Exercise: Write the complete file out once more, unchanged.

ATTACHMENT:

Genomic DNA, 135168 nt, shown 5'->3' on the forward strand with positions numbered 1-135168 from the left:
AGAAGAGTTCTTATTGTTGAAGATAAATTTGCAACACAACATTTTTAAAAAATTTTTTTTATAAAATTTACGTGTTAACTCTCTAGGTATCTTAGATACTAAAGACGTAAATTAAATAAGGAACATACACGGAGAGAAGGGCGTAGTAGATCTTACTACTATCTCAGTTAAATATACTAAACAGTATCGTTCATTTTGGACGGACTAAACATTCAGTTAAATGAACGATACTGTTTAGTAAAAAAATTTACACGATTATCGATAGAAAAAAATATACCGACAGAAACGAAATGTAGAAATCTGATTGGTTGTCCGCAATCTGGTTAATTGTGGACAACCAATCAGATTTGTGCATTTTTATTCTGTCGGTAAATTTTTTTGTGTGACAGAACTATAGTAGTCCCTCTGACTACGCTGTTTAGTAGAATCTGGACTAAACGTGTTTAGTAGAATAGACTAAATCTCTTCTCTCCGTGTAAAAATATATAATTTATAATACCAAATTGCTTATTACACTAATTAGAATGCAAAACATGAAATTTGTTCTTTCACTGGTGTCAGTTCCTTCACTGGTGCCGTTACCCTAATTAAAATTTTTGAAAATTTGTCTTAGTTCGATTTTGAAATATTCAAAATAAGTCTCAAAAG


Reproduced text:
Genomic DNA, 135168 nt, shown 5'->3' on the forward strand with positions numbered 1-135168 from the left:
AGAAGAGTTCTTATTGTTGAAGATAAATTTGCAACACAACATTTTTAAAAAATTTTTTTTATAAAATTTACGTGTTAACTCTCTAGGTATCTTAGATACTAAAGACGTAAATTAAATAAGGAACATACACGGAGAGAAGGGCGTAGTAGATCTTACTACTATCTCAGTTAAATATACTAAACAGTATCGTTCATTTTGGACGGACTAAACATTCAGTTAAATGAACGATACTGTTTAGTAAAAAAATTTACACGATTATCGATAGAAAAAAATATACCGACAGAAACGAAATGTAGAAATCTGATTGGTTGTCCGCAATCTGGTTAATTGTGGACAACCAATCAGATTTGTGCATTTTTATTCTGTCGGTAAATTTTTTTGTGTGACAGAACTATAGTAGTCCCTCTGACTACGCTGTTTAGTAGAATCTGGACTAAACGTGTTTAGTAGAATAGACTAAATCTCTTCTCTCCGTGTAAAAATATATAATTTATAATACCAAATTGCTTATTACACTAATTAGAATGCAAAACATGAAATTTGTTCTTTCACTGGTGTCAGTTCCTTCACTGGTGCCGTTACCCTAATTAAAATTTTTGAAAATTTGTCTTAGTTCGATTTTGAAATATTCAAAATAAGTCTCAAAAG